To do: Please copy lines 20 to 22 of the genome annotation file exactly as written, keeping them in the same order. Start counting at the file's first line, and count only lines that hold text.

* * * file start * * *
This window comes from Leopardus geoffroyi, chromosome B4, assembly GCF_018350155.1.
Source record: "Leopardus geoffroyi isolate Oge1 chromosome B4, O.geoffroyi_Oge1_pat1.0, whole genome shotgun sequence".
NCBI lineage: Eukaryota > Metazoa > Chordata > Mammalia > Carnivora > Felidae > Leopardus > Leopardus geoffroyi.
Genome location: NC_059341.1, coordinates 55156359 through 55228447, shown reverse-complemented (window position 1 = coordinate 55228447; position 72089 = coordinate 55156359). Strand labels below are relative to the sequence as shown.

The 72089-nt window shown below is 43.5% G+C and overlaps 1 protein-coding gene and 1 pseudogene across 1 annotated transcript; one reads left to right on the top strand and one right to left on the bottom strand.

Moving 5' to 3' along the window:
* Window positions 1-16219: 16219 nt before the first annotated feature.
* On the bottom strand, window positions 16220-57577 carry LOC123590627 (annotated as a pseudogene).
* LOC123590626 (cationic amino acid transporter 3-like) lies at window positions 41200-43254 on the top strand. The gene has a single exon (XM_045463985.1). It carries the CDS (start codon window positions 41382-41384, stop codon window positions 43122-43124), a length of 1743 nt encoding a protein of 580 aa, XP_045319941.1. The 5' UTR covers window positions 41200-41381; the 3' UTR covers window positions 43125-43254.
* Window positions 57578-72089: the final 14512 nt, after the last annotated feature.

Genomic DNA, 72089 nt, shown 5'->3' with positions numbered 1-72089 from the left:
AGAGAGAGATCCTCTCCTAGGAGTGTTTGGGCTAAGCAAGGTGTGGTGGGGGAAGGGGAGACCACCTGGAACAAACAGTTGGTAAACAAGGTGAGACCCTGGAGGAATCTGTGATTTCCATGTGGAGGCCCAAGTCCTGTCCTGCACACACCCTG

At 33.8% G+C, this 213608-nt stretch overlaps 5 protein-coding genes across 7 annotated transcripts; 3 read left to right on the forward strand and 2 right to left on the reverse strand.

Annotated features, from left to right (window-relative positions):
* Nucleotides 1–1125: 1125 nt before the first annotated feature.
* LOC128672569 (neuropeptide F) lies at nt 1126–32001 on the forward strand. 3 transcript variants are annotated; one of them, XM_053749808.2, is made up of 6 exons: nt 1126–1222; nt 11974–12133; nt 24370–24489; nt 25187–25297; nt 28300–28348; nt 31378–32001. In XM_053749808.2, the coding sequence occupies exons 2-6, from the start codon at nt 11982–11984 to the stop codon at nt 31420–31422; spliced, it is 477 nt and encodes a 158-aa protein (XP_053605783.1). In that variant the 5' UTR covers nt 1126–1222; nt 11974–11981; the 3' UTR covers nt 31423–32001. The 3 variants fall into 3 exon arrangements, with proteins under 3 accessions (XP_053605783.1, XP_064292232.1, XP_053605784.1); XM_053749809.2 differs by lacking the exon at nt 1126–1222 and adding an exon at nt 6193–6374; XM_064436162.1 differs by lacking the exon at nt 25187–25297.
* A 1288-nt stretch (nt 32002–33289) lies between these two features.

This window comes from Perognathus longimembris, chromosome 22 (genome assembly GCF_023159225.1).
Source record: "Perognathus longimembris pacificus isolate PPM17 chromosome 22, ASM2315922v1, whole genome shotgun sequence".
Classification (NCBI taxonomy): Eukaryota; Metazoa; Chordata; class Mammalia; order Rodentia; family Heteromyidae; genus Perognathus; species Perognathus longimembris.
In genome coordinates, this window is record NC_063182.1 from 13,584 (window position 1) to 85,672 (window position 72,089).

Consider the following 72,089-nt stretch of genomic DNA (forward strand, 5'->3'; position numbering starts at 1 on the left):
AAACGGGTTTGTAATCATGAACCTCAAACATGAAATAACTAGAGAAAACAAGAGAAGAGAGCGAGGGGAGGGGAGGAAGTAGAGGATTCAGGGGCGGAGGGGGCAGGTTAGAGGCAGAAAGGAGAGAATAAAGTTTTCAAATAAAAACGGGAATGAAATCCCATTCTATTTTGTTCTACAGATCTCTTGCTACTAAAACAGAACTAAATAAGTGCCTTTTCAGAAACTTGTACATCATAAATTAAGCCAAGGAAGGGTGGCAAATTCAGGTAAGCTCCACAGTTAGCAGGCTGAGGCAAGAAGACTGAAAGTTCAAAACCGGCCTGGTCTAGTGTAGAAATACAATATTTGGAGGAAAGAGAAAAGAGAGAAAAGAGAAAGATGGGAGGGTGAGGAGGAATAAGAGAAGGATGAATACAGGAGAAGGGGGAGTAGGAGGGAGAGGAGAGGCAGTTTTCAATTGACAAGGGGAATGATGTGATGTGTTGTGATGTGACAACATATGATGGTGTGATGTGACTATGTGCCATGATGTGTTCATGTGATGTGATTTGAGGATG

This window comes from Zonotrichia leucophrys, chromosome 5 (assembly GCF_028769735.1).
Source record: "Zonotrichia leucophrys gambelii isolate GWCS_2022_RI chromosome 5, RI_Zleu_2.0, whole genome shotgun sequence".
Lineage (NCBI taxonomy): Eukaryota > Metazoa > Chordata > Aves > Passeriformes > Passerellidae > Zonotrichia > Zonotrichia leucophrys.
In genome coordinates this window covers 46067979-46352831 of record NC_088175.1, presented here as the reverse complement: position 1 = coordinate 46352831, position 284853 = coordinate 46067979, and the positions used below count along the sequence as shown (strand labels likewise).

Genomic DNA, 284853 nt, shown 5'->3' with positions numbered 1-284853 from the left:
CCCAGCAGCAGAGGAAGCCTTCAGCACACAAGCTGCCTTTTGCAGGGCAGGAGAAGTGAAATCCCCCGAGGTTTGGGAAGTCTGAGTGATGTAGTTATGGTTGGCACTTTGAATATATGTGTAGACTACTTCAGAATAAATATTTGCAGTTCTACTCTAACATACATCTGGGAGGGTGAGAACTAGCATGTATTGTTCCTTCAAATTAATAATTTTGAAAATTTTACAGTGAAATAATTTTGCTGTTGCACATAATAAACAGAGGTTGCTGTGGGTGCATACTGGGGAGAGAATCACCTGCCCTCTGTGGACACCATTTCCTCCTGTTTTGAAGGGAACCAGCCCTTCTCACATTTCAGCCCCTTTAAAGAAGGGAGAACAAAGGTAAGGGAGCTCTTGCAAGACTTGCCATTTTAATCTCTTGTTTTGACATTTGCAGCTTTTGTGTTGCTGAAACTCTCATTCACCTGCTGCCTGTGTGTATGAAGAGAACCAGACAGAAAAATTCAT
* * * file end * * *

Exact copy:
Classification (NCBI taxonomy): Eukaryota; Metazoa; Chordata; class Mammalia; order Rodentia; family Heteromyidae; genus Perognathus; species Perognathus longimembris.
In genome coordinates, this window is record NC_063182.1 from 13,584 (window position 1) to 85,672 (window position 72,089).

Consider the following 72,089-nt stretch of genomic DNA (forward strand, 5'->3'; position numbering starts at 1 on the left):